March 6, 2022
We’ve had a RED week at AOA. Our elders are Retired and Extremely Dedicated! Tower Hill is not the same place it was a week ago. Hundreds of honeysuckle bushes have been removed and hauled to the burn pile. Paths were widened and the teardrop trail area expanded. The cleared areas were hand raked and leveled. The sisters enjoyed the first day back in our beautiful new indexing room on Monday. One Sister remarked that it is a “happy room.” Because we are engaged in harvesting the records of the world in an effort to help gather Israel it is not only a happy room, but a holy one as well. Although we loved being back together to index, went out a couple of times for a few hours to assist the elders in preparing the ground for seeding. The cleared areas have been hydro-seeded and the paths paved with a layer of new sand and fine gravel. A few trees were removed, and several were pruned to lift the canopy and open a better view of the valley floor and offer a more pleasant and sacred experience for those who visit. The transformation in that area this past week is nothing short of a miracle. The results coupled with thoughts of the great unified effort brings joy to my heart.
This is Tower Hill today. The week’s effort was a miracle.
Much of the focus this week was on preparing for Elder and Sister Walker’s visit. I had the assignment to help clean and prepare the trailer where they stay while here. They have been unable to come since November, so our anticipation was high, and every effort a pleasure. When I heard the Walkers would be here over Sunday, I was a bit alarmed as it was my scheduled lesson. Thus I’ve spent more time than usual preparing and it has been satisfying to feel the Spirit directing me in that effort. With such an opportunity, the thought came to invite Elder Walker to be a part of the lesson. It was delightful and definitely an inspired choice. He shared some thoughts on what Jacob’s Ladder teaches us about the temple, and how it reminds us of the blessings we receive because of temple covenants? Having been director of the temple department for the Church for years, and being a patriarch, his understanding is deep. Best of all he has the best temple stories of anyone I know. None of us will forget his insights.
Since I last posted, we had a fireside featuring Kevin and Laurie Smedley who were on their way home from serving a mission in the Washington D.C. south mission. Serving in that area during the COVID pandemic was a challenge in multiple ways. Laurie is the niece of Kreston and Carol Ann Snow, currently serving. Elder and Sister Smedley shared stories of evidence that we see almost daily. The Lord is aware of His missionaries and His tender mercies are often perfectly timed and very evident. Sister Smedley spoke of what she called “nuance” gifts of the Spirit. These include an acute awareness of our tone of voice, our facial expressions and body language, our words, our touch and our ability to truly listen and communicate love to those who serve. Hearing their stories fanned that flame of our own missionary spirit.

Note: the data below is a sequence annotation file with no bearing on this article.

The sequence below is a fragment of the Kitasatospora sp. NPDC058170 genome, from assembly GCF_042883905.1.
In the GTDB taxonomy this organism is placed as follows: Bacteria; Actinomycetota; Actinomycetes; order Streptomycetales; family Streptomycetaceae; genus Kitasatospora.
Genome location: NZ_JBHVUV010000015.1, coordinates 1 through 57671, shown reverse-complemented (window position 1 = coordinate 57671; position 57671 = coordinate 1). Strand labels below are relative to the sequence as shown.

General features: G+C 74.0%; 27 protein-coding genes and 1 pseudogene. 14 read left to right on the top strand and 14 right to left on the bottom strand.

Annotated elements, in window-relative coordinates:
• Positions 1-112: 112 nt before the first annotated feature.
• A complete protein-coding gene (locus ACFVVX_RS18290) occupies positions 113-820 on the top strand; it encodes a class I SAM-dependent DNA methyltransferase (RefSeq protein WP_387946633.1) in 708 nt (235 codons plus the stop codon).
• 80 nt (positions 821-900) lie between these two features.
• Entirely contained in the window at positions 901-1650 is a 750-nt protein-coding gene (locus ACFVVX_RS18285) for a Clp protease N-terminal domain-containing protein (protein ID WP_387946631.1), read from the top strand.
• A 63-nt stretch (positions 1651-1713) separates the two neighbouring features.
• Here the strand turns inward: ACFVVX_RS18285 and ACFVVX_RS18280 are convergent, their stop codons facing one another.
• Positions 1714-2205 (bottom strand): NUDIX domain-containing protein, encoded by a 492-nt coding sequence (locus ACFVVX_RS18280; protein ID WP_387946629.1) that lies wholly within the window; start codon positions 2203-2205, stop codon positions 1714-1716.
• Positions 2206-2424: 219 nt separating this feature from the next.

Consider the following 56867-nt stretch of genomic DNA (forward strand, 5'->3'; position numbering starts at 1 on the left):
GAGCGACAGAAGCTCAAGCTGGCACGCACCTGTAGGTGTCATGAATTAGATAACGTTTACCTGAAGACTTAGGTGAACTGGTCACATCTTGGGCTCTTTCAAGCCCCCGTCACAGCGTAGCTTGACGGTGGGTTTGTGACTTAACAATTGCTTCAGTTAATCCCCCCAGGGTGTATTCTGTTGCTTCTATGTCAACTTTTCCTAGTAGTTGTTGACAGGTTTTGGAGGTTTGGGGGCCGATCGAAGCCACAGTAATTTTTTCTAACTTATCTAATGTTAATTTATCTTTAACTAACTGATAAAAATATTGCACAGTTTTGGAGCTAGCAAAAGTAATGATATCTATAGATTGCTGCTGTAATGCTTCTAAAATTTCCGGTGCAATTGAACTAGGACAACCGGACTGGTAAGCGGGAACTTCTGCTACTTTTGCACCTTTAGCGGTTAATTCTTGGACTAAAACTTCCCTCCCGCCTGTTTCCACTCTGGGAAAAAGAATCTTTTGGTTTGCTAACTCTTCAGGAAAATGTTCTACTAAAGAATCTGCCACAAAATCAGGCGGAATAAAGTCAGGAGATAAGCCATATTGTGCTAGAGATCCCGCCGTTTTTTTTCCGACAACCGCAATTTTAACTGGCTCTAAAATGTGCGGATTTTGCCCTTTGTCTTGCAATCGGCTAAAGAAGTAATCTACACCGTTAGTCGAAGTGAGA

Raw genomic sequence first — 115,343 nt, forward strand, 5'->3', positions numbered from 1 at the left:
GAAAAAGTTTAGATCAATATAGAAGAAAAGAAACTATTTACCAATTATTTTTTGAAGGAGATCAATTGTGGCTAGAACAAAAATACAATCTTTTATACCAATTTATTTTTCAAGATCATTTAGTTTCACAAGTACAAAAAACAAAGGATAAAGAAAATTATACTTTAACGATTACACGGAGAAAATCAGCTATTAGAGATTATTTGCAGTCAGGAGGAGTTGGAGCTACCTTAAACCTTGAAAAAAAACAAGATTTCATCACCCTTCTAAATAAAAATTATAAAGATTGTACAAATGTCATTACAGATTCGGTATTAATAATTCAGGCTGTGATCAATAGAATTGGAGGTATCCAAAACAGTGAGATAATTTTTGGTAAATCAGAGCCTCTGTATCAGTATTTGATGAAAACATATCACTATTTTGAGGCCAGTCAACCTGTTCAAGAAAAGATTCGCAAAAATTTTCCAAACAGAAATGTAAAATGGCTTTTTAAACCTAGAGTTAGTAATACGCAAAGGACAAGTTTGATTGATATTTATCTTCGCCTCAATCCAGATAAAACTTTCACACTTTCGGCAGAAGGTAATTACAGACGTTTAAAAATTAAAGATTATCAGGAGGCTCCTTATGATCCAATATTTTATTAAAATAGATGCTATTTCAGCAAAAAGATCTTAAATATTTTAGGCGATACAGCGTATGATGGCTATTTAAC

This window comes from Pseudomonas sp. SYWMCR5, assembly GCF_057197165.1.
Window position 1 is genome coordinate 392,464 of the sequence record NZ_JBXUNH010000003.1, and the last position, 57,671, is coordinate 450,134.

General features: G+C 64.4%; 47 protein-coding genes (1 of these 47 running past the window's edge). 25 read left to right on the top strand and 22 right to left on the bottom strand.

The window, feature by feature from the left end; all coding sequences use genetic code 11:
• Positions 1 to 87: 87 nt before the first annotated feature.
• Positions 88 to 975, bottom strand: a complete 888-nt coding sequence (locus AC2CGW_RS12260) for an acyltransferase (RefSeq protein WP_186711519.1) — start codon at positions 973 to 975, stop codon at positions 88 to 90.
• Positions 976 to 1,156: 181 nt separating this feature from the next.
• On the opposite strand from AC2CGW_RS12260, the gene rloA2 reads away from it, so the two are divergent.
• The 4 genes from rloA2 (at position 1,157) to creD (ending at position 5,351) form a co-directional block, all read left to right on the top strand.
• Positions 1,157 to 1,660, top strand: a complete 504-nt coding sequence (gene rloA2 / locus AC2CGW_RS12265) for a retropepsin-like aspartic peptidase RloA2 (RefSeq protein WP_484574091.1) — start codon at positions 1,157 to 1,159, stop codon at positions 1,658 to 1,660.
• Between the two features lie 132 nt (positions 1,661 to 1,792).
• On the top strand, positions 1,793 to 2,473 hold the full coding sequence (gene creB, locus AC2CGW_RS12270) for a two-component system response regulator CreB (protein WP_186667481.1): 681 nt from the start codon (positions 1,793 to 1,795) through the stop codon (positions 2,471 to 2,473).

I found the material in Come Follow Me this week to be a study in the process journey Jacob made to make the God of Abraham and Isaac his God as well. The people in the story became very real to me and I felt in my heart some of what Leah and Rachel likely felt, as well as evidence that Jacob’s integrity was impeccable and he, like his grandfather and father before him was a peacemaker among men. Perhaps the most touching scene to me is when Jacob and Esau met after being separated for twenty years. Jacob fled knowing that Esau intended to kill him those many years ago, yet their reunion was tender. It embodied a pattern of love that is most effective in inviting reconciliation with those we have wronged or who have wronged us. Psalm 85:10 describes the conditions of reconciliation: “Mercy and truth are met together; righteousness and peace have kissed each other.” Jacob and Esau’s act of peacemaking meets the conditions found in Psalms.
It took courage for Jacob and Esau to acknowledge the truth that they were not enemies—they were brothers. It took mercy to forgive each other. It took righteousness—the kind that makes right what we or others have made wrong—for Jacob to offer Esau a generous portion of what he had been blessed with. All three elements were present. Esau’s heart, once set upon killing Jacob, was softened; mercy and peace flowed back in return. Christlike love created space for them to truly see each other in a way that changed them both.
In a world filled with contention and angry, hurtful actions and rhetoric, I felt this message was important for us all.
Our weather has been interesting this week. We had temperatures in the high 70’s and temperatures in the low 20’s. Yesterday we had a severe thunderstorm and tornado watch with the most amazing display of cloud-to-cloud lightening that I’ve ever seen.
It will be our pleasure to have Elder and Sister Walker here for dinner this evening and we learned a few days ago that Elder Gong will stop by for a short visit in the morning. He will be the first apostle to visit with time to mingle with us. Next week promises to be highlight of our mission. Our Love: Elder and Sister Kenison